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This is a wonderful albeit very complex wine region to get a grip on, but is worth it once all the confusion is settled.  There are some excellent bargains for some very interesting wines, particularly from the top white wine producers.

Centered around the Loire holy town of Angers, many styles of wines are made here including red, white, sparkling and desert wines from grapes as wacky as Grolleau and as mainstream as Chenin Blanc. Some of the more famous desert wine areas such as Coteaux du Layon, Quarts de Chaume, Coteaux l'Aubance and Bonnezeaux have their own AOC's and even Savennieres, a dry white AOC has its own appellation within Anjou. 

Anjou Blanc can be very very good but you have to pick carefully as this is a vague AOC. Schist is by far the most important soil type for successful Anjou Blanc to be vinified. The two top producers of this style of Chenin Blanc are Marc Angeli (Domaine de la Sanssoniere) and Claude Papin (Chateau Pierre Bise). Angeli actually makes dry Bonnezeaux, which is a sweet wine appellation within Anjou, and can only be labeled Anjou Blanc because of all the AOC laws. The "La Lune" is a particularly satisfying wine that almost smells sweet but remains unequivocally dry.  It can be very interesting in good years.  Cellaring can be a risk because the wines can go into funky periods where they are almost undrinkable.  Richard Leroy has also started to make very racy Anjou Blanc as his favorite wine region in the world is the Mosel. The Pierre Bise Anjou Blancs are exceptionally minerally and austere and need hours and sometimes days to open up but are worth the search and then the wait.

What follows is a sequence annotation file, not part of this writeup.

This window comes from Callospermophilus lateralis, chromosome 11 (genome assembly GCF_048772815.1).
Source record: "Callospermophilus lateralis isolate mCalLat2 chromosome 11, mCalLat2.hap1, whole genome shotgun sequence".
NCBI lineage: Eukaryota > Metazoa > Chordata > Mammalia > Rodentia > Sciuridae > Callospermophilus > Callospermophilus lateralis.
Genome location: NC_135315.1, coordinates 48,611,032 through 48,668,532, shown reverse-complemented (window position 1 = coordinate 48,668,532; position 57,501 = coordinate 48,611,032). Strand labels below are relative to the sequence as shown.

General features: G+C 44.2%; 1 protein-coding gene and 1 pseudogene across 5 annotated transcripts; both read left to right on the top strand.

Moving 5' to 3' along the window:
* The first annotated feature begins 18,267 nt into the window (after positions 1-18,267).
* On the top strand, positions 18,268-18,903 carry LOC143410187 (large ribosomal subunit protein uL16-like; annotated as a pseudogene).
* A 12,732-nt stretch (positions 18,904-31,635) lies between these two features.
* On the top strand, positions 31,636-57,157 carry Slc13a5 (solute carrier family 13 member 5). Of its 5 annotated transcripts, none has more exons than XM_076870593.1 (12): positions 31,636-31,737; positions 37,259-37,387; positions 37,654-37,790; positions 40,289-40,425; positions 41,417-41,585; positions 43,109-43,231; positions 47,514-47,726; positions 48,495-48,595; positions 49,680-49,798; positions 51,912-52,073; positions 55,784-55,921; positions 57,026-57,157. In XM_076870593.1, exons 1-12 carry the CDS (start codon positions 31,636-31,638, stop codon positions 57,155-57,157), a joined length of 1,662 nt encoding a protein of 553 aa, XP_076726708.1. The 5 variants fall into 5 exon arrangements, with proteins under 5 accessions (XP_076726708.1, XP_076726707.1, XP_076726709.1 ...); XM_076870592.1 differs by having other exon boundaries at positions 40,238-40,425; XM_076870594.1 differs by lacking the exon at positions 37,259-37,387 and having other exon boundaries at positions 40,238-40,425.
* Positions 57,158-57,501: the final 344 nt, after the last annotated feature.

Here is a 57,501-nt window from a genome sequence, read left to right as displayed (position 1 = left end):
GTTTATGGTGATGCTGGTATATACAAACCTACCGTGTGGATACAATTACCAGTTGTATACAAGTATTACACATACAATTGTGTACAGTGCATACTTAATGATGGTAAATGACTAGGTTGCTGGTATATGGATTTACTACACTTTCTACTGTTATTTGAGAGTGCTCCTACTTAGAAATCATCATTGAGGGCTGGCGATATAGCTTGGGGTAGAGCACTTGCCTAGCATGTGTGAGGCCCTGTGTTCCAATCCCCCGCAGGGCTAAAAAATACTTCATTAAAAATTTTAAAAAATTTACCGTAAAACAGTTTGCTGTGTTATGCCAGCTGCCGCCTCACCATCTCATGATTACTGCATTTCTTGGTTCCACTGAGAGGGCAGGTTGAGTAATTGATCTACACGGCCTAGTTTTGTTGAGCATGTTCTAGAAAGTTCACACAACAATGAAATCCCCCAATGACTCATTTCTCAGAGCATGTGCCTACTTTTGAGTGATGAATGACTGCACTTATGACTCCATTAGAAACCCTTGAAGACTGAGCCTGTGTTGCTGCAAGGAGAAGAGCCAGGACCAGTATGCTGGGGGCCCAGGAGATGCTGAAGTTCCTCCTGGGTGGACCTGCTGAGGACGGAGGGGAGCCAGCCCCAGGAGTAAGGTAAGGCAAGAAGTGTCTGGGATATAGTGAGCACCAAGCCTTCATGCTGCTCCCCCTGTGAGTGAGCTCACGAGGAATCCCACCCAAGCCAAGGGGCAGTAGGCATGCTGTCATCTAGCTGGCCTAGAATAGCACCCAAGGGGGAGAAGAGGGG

For red wines, Cabernet Franc can do very well in the right hands. There is also a red wine AOC called Anjou-Villages Brissac which is considered the best area for reds in Anjou.  I have never had a successful one as the ones that I have sampled have been too green and/or tannic. Gamay is also grown here and of course, has its own appellation called Anjou Gamay. I have never had or seen one in the States but can only assume it is a light local wine. Anjou-Villages is the all encompassing appellation that is for "serious" reds and although I have had exceptional ones from the estate of Claude Papin (Pierre Bise), most are forgettable. 

There are some appellations given AOC status that do not deserve it all. Rose d'Anjou is a ghastly beverage that is typically made from Grolleau and is usually terrible. Light and mildly sweet with a watered down quality these should be avoided at all costs. There is also rose made from Cabernet Sauvignon or Cabernet Franc grapes. This is called Cabernet d'Anjou and this is also mostly forgettable and can be too sweet a lot of the time.

Most of these wines can be had for between $15 to $50 (for Richard Leroy high-end cuvee and high end Angeli cuvee)

Notable Recent Vintages: 2010, 2009, 2005, 2003, 2002, 1997

The picture is of Richard Leroy pouring at La Dive Bouteille in 2008. 

Top producers of Anjou (in no particular order) include:
  • Marc Angeli (Domaine de la Sansonniere)
  • Pierre Bise (Claude Papin)
  • Richard Leroy
  • Jo Pithon
  • Pierre-Yves Tijou (Chateau Soucherie)
  • Domaine de Montgilet (Anjou-Villages Brissac is quite toothsome)
  • Domaine des Sablonettes
  • Patrick Baudoin
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